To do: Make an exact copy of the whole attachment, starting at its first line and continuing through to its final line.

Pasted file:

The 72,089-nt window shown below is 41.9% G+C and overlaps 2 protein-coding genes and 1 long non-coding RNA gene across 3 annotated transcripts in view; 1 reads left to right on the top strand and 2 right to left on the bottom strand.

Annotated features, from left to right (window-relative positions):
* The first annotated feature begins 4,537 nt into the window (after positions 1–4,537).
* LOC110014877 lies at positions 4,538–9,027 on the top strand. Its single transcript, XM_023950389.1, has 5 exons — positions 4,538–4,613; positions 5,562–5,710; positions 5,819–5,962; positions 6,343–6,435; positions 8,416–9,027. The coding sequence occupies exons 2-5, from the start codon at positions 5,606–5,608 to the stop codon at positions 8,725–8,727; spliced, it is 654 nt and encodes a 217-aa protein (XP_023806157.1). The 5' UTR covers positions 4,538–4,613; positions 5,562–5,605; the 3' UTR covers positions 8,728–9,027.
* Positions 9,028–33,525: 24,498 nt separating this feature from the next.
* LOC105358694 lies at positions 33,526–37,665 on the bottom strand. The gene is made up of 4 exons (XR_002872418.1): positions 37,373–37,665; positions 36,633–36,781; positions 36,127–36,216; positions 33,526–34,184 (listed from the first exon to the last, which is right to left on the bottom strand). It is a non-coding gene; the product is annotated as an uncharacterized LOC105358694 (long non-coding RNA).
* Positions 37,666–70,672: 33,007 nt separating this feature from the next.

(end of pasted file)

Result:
The 72,089-nt window shown below is 41.9% G+C and overlaps 2 protein-coding genes and 1 long non-coding RNA gene across 3 annotated transcripts in view; 1 reads left to right on the top strand and 2 right to left on the bottom strand.

Annotated features, from left to right (window-relative positions):
* The first annotated feature begins 4,537 nt into the window (after positions 1–4,537).
* LOC110014877 lies at positions 4,538–9,027 on the top strand. Its single transcript, XM_023950389.1, has 5 exons — positions 4,538–4,613; positions 5,562–5,710; positions 5,819–5,962; positions 6,343–6,435; positions 8,416–9,027. The coding sequence occupies exons 2-5, from the start codon at positions 5,606–5,608 to the stop codon at positions 8,725–8,727; spliced, it is 654 nt and encodes a 217-aa protein (XP_023806157.1). The 5' UTR covers positions 4,538–4,613; positions 5,562–5,605; the 3' UTR covers positions 8,728–9,027.
* Positions 9,028–33,525: 24,498 nt separating this feature from the next.
* LOC105358694 lies at positions 33,526–37,665 on the bottom strand. The gene is made up of 4 exons (XR_002872418.1): positions 37,373–37,665; positions 36,633–36,781; positions 36,127–36,216; positions 33,526–34,184 (listed from the first exon to the last, which is right to left on the bottom strand). It is a non-coding gene; the product is annotated as an uncharacterized LOC105358694 (long non-coding RNA).
* Positions 37,666–70,672: 33,007 nt separating this feature from the next.